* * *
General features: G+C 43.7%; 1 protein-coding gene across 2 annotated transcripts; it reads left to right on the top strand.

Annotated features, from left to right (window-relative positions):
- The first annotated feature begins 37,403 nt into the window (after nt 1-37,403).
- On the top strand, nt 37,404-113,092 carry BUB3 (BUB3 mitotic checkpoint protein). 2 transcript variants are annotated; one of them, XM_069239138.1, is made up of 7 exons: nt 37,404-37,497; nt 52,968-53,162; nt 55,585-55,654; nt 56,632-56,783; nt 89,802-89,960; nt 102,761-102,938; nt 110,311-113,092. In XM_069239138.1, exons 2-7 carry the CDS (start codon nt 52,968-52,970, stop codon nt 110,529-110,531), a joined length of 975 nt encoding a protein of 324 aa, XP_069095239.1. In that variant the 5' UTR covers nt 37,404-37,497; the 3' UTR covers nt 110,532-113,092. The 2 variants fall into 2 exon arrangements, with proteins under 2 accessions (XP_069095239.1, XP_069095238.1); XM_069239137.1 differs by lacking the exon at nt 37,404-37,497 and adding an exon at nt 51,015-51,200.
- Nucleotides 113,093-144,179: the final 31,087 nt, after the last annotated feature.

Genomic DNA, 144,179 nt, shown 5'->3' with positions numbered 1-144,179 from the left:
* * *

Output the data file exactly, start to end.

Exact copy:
General features: G+C 43.7%; 1 protein-coding gene across 2 annotated transcripts; it reads left to right on the top strand.

Annotated features, from left to right (window-relative positions):
- The first annotated feature begins 37,403 nt into the window (after nt 1-37,403).
- On the top strand, nt 37,404-113,092 carry BUB3 (BUB3 mitotic checkpoint protein). 2 transcript variants are annotated; one of them, XM_069239138.1, is made up of 7 exons: nt 37,404-37,497; nt 52,968-53,162; nt 55,585-55,654; nt 56,632-56,783; nt 89,802-89,960; nt 102,761-102,938; nt 110,311-113,092. In XM_069239138.1, exons 2-7 carry the CDS (start codon nt 52,968-52,970, stop codon nt 110,529-110,531), a joined length of 975 nt encoding a protein of 324 aa, XP_069095239.1. In that variant the 5' UTR covers nt 37,404-37,497; the 3' UTR covers nt 110,532-113,092. The 2 variants fall into 2 exon arrangements, with proteins under 2 accessions (XP_069095239.1, XP_069095238.1); XM_069239137.1 differs by lacking the exon at nt 37,404-37,497 and adding an exon at nt 51,015-51,200.
- Nucleotides 113,093-144,179: the final 31,087 nt, after the last annotated feature.

Genomic DNA, 144,179 nt, shown 5'->3' with positions numbered 1-144,179 from the left: